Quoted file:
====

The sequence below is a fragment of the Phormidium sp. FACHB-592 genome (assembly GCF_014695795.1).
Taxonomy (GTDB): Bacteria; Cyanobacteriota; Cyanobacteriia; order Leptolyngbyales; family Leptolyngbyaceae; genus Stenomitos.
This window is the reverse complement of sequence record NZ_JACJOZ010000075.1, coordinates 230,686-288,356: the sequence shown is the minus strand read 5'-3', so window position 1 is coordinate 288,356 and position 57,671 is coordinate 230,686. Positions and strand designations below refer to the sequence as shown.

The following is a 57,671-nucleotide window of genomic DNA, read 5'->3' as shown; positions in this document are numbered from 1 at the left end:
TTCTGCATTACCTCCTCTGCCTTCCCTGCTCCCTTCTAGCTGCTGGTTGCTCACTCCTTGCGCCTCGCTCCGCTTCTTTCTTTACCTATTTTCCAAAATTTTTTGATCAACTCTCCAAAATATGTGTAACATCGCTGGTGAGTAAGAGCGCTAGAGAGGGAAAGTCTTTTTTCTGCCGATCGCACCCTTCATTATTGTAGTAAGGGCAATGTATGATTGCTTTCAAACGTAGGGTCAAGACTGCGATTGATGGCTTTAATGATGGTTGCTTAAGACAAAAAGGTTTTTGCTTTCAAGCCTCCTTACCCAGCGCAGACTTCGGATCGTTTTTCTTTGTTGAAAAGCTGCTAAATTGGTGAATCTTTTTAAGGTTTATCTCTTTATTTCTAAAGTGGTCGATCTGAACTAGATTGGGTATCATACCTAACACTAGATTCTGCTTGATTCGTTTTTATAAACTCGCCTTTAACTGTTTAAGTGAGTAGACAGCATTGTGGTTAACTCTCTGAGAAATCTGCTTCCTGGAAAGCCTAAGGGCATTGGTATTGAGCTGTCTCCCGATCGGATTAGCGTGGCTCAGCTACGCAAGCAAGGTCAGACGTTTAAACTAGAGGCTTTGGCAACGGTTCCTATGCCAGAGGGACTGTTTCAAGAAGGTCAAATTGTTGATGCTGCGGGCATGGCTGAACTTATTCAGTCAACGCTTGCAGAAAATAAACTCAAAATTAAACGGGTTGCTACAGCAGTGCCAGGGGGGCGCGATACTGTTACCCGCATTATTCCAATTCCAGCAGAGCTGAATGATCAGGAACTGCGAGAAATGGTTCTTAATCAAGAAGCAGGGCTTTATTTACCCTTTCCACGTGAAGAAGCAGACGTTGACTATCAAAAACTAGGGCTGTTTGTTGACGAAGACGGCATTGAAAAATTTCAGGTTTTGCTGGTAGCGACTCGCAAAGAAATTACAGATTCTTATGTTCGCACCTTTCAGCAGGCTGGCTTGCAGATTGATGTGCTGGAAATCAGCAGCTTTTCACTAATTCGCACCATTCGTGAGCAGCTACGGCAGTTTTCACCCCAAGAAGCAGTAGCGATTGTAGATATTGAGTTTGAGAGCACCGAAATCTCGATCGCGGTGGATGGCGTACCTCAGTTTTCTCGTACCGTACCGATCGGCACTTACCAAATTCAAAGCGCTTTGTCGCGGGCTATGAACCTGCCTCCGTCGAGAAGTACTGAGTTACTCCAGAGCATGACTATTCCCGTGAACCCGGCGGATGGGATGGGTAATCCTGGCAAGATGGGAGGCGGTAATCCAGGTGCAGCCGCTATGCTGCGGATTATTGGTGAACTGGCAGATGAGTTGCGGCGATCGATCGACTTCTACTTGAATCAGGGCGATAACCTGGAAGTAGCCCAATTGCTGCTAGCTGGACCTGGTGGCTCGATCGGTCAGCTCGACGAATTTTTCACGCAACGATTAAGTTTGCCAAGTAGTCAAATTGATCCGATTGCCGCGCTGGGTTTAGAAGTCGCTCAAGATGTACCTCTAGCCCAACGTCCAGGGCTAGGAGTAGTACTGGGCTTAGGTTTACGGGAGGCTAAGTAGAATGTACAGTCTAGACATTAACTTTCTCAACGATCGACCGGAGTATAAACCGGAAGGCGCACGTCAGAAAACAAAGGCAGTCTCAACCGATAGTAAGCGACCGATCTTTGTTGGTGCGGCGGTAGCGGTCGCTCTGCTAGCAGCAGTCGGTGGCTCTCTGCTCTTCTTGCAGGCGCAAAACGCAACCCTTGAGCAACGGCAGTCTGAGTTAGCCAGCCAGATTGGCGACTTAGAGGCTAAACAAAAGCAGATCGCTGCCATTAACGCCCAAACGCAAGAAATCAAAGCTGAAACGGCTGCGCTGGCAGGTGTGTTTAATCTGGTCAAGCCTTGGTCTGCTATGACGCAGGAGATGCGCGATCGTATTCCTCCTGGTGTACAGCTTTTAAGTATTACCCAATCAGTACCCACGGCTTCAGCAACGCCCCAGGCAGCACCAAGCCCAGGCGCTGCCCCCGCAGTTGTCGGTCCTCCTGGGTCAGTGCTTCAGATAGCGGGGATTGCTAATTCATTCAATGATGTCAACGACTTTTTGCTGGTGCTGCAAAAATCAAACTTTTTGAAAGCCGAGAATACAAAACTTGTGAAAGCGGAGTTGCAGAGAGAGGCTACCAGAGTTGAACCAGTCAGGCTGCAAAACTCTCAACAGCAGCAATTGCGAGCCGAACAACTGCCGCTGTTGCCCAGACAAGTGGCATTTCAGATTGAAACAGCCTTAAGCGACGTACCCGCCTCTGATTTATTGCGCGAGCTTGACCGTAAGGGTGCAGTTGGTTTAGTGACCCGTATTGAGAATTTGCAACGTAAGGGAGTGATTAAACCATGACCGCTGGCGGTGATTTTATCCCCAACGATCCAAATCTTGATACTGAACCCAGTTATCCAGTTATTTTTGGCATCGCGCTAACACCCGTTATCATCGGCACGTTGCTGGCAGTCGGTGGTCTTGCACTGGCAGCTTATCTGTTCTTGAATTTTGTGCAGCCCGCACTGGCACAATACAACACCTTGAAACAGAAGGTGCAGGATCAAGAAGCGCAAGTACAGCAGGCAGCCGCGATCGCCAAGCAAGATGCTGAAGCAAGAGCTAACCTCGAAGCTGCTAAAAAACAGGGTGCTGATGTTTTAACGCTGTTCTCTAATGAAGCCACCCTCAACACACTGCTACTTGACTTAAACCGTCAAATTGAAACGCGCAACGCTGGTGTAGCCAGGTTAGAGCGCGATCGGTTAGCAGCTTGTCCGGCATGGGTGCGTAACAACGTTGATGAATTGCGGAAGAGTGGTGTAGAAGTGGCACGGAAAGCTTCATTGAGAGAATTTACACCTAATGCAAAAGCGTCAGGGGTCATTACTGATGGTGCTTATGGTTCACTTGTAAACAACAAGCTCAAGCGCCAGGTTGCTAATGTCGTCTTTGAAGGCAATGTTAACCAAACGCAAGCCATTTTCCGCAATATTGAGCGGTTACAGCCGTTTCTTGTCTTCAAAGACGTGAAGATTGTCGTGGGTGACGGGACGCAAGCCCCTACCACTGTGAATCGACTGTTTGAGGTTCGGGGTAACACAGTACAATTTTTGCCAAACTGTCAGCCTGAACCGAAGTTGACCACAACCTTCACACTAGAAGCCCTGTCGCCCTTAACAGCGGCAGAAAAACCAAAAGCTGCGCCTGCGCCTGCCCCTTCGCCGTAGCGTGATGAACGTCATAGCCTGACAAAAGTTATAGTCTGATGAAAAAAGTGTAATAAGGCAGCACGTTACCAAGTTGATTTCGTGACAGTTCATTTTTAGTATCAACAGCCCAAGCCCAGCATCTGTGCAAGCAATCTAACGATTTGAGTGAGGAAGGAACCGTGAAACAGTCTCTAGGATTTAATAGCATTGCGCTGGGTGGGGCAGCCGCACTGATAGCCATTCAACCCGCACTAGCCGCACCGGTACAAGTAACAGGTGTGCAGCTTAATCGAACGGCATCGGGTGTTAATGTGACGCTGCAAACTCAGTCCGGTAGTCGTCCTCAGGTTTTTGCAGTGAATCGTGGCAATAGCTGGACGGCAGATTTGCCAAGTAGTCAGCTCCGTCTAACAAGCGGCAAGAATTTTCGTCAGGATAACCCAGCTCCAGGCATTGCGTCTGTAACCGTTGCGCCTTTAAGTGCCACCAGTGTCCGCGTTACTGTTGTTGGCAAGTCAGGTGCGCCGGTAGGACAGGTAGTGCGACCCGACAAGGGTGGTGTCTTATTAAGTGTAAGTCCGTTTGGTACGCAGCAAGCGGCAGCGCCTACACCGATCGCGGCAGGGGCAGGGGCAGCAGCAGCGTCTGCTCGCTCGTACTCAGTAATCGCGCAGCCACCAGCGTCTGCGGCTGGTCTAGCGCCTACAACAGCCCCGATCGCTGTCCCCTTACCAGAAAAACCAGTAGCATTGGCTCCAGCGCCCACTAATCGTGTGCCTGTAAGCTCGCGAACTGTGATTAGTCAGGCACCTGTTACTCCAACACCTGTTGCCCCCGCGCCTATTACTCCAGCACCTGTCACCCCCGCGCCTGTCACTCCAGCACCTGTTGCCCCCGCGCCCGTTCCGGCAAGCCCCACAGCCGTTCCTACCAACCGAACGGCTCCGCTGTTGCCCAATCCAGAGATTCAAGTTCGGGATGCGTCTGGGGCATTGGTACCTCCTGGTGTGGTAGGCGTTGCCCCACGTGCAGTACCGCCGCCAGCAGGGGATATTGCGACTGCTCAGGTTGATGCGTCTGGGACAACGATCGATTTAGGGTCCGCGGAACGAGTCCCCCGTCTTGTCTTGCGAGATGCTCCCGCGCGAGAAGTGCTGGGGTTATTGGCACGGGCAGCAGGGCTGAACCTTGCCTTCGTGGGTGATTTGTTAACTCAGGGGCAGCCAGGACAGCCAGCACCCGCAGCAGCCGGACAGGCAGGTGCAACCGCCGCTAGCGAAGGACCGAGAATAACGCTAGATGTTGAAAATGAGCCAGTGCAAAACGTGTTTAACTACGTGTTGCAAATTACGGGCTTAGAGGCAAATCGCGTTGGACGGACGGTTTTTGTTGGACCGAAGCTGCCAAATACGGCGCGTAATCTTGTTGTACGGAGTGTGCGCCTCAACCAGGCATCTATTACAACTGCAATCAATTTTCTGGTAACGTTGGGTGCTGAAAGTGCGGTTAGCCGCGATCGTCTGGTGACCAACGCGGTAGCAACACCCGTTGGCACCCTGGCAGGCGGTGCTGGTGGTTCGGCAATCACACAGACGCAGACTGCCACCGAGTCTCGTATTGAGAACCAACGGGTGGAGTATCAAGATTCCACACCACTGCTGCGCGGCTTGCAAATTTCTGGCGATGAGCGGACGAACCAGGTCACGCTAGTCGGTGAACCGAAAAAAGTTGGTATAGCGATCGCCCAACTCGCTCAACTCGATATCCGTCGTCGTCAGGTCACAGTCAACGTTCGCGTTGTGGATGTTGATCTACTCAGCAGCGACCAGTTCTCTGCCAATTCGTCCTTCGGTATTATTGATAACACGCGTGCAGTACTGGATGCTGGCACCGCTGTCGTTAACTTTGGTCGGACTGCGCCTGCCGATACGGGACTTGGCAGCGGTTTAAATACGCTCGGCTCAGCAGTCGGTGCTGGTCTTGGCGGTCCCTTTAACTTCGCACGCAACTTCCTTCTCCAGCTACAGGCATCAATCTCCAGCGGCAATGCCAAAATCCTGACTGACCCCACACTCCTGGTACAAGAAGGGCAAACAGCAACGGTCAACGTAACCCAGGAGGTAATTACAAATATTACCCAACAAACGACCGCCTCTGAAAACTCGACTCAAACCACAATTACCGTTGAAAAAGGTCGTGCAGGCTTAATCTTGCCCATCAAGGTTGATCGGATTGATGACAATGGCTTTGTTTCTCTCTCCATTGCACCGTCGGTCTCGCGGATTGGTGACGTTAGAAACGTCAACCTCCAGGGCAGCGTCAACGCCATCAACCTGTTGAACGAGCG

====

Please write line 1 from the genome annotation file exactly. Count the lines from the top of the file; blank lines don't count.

The sequence below is a fragment of the Phormidium sp. FACHB-592 genome (assembly GCF_014695795.1).